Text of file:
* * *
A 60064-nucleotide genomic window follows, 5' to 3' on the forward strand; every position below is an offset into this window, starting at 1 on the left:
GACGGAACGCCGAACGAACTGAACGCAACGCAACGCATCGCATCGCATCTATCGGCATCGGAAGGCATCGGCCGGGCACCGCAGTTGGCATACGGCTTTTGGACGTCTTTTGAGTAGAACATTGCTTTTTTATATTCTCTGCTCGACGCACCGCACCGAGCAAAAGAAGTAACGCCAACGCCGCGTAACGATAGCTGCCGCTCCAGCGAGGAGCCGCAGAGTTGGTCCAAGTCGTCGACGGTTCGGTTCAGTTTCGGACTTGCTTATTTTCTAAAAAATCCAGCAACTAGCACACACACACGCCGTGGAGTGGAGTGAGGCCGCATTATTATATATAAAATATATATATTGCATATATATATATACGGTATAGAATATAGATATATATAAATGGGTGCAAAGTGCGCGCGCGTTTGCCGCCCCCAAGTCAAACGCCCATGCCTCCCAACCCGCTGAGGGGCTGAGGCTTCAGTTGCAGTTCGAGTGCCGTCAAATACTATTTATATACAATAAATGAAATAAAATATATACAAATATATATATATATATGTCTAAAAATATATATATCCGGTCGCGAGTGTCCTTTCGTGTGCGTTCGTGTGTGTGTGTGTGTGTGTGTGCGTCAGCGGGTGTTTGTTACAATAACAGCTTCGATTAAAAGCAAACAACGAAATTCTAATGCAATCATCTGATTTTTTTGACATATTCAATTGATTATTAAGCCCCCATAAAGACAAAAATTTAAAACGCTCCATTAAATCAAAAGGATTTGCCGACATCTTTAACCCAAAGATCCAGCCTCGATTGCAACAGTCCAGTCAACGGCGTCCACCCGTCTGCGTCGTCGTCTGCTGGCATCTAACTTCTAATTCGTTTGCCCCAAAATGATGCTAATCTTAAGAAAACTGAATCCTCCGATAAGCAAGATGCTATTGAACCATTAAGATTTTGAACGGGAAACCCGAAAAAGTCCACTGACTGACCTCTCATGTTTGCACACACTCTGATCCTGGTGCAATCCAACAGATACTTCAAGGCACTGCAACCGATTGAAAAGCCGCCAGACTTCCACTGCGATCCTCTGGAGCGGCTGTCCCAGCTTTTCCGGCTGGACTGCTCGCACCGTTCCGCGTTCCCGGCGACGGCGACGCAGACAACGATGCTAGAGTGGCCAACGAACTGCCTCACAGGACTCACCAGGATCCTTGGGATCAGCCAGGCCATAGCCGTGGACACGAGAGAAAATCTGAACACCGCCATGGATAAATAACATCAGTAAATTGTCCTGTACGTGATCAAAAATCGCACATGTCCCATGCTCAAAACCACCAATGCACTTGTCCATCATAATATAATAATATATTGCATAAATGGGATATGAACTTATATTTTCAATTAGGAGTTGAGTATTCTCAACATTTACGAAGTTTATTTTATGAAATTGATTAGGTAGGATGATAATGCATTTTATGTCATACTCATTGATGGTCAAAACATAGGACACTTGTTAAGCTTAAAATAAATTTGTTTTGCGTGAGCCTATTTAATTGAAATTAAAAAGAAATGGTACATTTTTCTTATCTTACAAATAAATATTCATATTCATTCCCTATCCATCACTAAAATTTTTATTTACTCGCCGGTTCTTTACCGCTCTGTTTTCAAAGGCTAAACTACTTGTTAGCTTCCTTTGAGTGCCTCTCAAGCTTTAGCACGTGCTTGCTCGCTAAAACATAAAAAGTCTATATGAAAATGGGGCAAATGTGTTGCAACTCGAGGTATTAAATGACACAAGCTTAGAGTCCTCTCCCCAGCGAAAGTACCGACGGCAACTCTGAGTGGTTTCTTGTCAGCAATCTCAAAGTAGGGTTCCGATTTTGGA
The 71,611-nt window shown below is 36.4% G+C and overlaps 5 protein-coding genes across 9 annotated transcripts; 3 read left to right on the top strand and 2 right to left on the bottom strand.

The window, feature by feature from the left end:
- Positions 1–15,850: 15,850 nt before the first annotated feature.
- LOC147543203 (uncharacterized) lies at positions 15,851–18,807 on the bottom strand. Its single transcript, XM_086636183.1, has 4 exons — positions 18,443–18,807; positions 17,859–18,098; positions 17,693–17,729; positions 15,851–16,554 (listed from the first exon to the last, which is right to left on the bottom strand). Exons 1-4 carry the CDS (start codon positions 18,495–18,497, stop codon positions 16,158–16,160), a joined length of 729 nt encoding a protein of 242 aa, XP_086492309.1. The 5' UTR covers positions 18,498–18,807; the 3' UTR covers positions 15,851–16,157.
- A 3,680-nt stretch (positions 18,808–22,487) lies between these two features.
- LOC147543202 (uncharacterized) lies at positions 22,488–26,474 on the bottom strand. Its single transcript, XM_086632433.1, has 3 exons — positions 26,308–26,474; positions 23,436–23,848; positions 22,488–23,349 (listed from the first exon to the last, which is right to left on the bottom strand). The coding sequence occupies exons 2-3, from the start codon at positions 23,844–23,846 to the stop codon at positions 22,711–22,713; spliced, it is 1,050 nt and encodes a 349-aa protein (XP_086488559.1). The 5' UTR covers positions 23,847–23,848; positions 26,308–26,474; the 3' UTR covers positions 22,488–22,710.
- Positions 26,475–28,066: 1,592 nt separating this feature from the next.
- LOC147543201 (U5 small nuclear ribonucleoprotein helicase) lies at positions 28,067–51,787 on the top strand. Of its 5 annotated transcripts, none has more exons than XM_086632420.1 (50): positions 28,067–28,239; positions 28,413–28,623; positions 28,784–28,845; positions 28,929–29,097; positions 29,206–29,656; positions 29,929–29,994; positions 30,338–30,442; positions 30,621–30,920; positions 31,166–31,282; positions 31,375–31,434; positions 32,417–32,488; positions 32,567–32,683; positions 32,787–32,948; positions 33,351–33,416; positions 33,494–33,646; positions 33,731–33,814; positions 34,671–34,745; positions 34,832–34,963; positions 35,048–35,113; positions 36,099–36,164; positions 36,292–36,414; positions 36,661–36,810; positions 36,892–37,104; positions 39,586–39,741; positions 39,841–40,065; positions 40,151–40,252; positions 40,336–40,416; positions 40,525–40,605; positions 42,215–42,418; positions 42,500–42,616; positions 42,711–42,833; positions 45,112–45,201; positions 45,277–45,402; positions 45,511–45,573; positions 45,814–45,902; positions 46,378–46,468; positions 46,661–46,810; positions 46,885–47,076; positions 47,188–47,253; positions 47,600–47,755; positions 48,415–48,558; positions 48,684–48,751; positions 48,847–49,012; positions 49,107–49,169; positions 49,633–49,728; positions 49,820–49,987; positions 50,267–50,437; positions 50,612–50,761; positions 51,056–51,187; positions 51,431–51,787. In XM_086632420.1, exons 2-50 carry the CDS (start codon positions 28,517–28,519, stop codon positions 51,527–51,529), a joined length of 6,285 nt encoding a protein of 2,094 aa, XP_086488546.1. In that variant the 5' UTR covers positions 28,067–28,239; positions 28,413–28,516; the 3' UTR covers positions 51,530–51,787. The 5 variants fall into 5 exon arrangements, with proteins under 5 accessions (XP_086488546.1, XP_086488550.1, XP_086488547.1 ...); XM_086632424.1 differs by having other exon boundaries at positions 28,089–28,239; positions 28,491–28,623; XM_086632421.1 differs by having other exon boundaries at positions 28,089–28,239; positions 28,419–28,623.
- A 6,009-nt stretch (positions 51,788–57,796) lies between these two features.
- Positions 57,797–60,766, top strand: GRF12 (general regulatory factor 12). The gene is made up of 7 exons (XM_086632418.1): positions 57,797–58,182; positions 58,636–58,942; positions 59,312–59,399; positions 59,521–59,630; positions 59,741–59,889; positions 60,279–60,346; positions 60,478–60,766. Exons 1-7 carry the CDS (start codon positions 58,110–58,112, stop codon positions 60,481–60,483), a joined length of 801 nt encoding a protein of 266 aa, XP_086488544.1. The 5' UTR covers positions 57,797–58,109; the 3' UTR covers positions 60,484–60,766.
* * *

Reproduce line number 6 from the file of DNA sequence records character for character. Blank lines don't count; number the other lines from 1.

- LOC147543203 (uncharacterized) lies at positions 15,851–18,807 on the bottom strand. Its single transcript, XM_086636183.1, has 4 exons — positions 18,443–18,807; positions 17,859–18,098; positions 17,693–17,729; positions 15,851–16,554 (listed from the first exon to the last, which is right to left on the bottom strand). Exons 1-4 carry the CDS (start codon positions 18,495–18,497, stop codon positions 16,158–16,160), a joined length of 729 nt encoding a protein of 242 aa, XP_086492309.1. The 5' UTR covers positions 18,498–18,807; the 3' UTR covers positions 15,851–16,157.